The Federal Reserve Archival System for Economic Research (FRASER®) started in 2004 as a data preservation and accessibility project of the Federal Reserve Bank of St. Louis. FRASER’s mission is to safeguard and provide easy access to the nation’s economic history—particularly the history of the Federal Reserve System—through digitization of documents related to the U.S. financial system.
FRASER preserves and provides access to economic and banking data and policy documents. To this end, various types of documents have been digitized, including the following:
Publications of the Board of Governors of the Federal Reserve System
Current and historical data on: Unemployment Rates, 3,10, 20 Year Treasury data, GPD, CPI, S & P 500 Stock Price Index, Real Personal Consumption Expenditures to name a very few. FRED has impressive graphing and tracking features, mobile apps, and GeoFRED for mapping data to states, regions, etc.. Open your own account in FRED (free) to manage your own data sets.
allows you to retrieve vintage versions of economic data that were available on specific dates in history. Vintage or real time economic data allows academics to reproduce others' research, build more accurate forecasting models, and analyze economic policy decisions using the data available at the time
CASSIDI strives to be the premier tool of the Federal Reserve System, Department of Justice and the public for performing competitive analysis. CASSIDI contains information for the entire country and is updated on a regular basis. Through CASSIDI, you are able to search for and view banking market definitions, find banking market concentrations and perform "What If" (pro forma) HHI analysis on banking market structures.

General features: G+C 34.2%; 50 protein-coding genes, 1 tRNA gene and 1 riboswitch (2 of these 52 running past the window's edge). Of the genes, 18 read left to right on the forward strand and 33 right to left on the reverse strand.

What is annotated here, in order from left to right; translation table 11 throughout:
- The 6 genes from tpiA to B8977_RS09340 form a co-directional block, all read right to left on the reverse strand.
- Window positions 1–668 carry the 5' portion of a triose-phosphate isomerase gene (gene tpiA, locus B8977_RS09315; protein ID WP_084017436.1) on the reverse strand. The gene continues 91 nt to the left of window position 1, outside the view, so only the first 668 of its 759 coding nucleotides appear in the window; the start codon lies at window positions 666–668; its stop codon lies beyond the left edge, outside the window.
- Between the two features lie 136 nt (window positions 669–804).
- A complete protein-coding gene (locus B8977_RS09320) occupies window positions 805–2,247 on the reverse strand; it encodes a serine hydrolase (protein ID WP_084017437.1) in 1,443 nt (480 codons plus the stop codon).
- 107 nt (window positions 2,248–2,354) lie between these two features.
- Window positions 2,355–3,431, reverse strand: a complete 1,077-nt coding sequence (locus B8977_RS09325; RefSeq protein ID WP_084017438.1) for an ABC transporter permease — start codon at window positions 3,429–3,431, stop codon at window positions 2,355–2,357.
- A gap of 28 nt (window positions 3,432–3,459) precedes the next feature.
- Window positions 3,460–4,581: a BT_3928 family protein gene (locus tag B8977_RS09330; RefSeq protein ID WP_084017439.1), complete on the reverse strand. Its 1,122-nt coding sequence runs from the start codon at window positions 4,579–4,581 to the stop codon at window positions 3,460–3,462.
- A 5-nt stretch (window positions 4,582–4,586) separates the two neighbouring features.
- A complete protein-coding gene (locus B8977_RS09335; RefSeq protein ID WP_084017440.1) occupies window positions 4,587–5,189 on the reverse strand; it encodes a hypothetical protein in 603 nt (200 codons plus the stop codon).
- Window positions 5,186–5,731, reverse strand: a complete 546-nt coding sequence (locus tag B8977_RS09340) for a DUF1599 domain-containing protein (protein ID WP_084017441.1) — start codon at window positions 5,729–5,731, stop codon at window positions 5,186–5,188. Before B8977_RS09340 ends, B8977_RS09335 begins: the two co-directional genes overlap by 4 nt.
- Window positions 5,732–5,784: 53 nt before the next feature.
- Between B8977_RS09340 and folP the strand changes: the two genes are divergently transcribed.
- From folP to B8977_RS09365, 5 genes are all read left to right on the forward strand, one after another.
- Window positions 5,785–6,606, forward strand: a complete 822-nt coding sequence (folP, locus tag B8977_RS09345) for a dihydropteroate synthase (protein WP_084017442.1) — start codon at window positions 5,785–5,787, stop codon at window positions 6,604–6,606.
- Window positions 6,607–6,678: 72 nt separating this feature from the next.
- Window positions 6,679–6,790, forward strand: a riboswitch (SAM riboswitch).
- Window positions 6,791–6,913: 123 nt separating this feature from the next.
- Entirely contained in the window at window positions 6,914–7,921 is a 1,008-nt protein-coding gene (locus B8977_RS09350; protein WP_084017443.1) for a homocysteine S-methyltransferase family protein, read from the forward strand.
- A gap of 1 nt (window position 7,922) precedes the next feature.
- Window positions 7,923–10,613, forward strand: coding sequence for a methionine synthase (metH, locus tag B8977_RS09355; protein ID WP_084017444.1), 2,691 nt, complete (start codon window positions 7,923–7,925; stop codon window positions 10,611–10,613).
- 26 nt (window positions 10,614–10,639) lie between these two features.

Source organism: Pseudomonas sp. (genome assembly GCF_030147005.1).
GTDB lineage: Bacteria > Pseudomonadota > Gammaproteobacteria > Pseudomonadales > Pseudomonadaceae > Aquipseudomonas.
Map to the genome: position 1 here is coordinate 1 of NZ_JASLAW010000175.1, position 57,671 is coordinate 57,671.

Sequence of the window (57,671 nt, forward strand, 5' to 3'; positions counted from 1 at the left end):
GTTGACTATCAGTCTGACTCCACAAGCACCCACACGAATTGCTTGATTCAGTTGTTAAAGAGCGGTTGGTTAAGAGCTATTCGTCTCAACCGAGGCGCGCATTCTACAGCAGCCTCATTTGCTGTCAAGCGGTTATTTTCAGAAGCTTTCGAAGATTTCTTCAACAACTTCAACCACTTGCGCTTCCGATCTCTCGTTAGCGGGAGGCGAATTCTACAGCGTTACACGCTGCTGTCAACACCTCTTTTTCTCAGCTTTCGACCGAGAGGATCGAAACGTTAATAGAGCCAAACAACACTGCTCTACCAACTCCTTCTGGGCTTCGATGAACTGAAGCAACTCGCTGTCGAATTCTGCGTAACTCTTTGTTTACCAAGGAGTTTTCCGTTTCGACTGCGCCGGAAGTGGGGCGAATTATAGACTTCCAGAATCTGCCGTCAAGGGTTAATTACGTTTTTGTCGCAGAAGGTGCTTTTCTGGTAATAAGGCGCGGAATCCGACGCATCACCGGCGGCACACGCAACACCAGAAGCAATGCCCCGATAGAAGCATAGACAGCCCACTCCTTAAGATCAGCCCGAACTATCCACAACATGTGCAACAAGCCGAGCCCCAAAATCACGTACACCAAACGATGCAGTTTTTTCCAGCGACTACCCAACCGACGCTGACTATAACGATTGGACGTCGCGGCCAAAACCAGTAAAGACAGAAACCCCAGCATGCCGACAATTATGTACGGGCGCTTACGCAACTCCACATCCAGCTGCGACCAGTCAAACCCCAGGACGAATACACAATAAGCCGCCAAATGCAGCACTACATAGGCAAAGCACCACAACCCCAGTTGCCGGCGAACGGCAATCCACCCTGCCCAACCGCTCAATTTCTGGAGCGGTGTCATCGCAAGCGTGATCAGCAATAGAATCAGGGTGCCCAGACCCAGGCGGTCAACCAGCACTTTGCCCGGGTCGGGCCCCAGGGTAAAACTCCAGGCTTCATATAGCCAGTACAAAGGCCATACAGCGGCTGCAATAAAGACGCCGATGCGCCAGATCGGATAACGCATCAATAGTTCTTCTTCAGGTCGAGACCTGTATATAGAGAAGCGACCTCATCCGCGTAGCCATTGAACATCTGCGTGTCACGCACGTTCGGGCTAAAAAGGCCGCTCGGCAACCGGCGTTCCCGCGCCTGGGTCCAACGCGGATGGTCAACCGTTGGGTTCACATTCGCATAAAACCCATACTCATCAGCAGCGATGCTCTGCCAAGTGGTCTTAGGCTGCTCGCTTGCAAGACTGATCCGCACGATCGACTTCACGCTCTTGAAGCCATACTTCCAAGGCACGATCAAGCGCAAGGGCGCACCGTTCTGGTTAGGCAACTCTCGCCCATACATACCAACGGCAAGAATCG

St Louis Federal Reserve Bank
The Federal Reserve System sets the nation's monetary policy, supervises and regulates banking institutions, maintains the stability of the financial system, and provides financial services to depository institutions, the U.S. government, and foreign official institutions.
Federal Reserve Bank of St Louis, through their renowned, Research Division provides free U.S. and international economic data, graphs and other data-related tools, plus quality research from St. Louis Fed economists. Economist Homer Jones, research director and later senior vice president at the St. Louis Fed, played a major role in developing the Bank as a leader in monetary research and statistics.